Appeals Court Rules Against Kansas Unborn Child Protection from Dismemberment Act

By The Stream Published on January 22, 2016

They say “the tie goes to the runner”? Today, the tie did not go to the unborn.

On the very anniversary of Roe v. Wade the Kansas Court of Appeals ruled against a 2015 state law that banned a common and brutal second-trimester abortion procedure. The 7-7 tie vote means a lower court’s ruling throwing out the pro-life law stands for now, setting up a likely battle at the Kansas Supreme Court over the law.

The “Kansas Unborn Child Protection from Dismemberment Act” was the first-in-the-nation ban on doctors using forceps or similar instruments on a live fetus to remove the baby from the womb in pieces. Such instruments are commonly used in dilation and evacuation procedures, which the Center for Reproductive Rights argued is the “safest” and most common second trimester abortion procedure in the U.S.

The Center filed suit against the state on behalf of father-daughter abortionists Drs. Herbert Hodes and Traci Nauser, arguing the law would force women to forgo abortions or choose riskier procedures. Last summer, a lower court judge blocked the law from taking effect, ruling it placed too large a burden on women seeking an abortion. He also said the right to abortion is protected by the Kansas Constitution.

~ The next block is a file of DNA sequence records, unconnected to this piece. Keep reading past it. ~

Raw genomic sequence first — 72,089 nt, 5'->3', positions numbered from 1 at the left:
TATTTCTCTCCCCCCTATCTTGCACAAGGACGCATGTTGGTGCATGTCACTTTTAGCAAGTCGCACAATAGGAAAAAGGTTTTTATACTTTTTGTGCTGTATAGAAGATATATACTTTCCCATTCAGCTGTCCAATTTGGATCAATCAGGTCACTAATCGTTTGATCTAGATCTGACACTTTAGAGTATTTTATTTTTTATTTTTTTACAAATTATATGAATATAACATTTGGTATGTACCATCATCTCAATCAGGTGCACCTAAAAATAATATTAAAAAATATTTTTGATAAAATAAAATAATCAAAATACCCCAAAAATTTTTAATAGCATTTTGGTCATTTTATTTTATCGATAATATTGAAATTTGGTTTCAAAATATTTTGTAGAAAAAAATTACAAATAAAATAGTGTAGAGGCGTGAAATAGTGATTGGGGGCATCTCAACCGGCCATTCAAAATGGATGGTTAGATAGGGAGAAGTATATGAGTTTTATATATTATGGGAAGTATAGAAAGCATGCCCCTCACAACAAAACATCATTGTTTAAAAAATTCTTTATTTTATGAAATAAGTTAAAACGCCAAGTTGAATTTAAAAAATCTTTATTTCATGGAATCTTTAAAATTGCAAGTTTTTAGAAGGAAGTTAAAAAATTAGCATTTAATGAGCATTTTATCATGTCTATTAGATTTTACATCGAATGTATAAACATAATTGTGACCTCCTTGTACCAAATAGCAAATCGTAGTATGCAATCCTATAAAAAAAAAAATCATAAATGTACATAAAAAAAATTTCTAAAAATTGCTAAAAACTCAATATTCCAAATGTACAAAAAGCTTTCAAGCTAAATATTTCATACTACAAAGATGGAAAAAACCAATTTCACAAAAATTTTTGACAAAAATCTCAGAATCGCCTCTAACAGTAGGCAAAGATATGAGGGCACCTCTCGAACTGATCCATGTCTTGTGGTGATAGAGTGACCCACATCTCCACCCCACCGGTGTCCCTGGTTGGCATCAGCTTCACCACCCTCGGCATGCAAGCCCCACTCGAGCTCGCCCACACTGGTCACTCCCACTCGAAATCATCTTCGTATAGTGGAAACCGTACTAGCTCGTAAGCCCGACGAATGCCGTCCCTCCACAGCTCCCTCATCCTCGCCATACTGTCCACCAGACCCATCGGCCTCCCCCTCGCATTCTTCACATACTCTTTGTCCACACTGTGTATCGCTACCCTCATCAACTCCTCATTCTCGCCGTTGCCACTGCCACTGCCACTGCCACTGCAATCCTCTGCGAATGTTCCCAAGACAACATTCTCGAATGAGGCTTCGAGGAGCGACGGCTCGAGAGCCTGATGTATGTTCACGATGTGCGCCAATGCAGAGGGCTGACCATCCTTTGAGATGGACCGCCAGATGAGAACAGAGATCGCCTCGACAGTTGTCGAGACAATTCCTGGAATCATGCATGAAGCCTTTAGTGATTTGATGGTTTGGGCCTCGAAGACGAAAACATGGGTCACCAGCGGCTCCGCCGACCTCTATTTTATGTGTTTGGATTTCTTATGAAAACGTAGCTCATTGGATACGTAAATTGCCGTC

In their appeal, lawyers for the state called the ruling “stunning,” saying that no court had ever recognized a right to an abortion under the Kansas Constitution. Further, the U.S. Supreme Court has said that a state may prohibit a particular abortion procedure when reasonable alternatives are available. “Here, the Kansas Legislature prohibited only one method of performing a common second-term abortion procedure, while a number of safe alternative methods remain available.”

However, in Friday’s ruling, the Appeals Court declared the Kansas Constitution protects abortion rights independent of the U.S. Constitution. The decision has implications beyond this particular case. Abortion advocates could use the ruling to dismantle other abortion restrictions in Kansas that the federal courts would allow.

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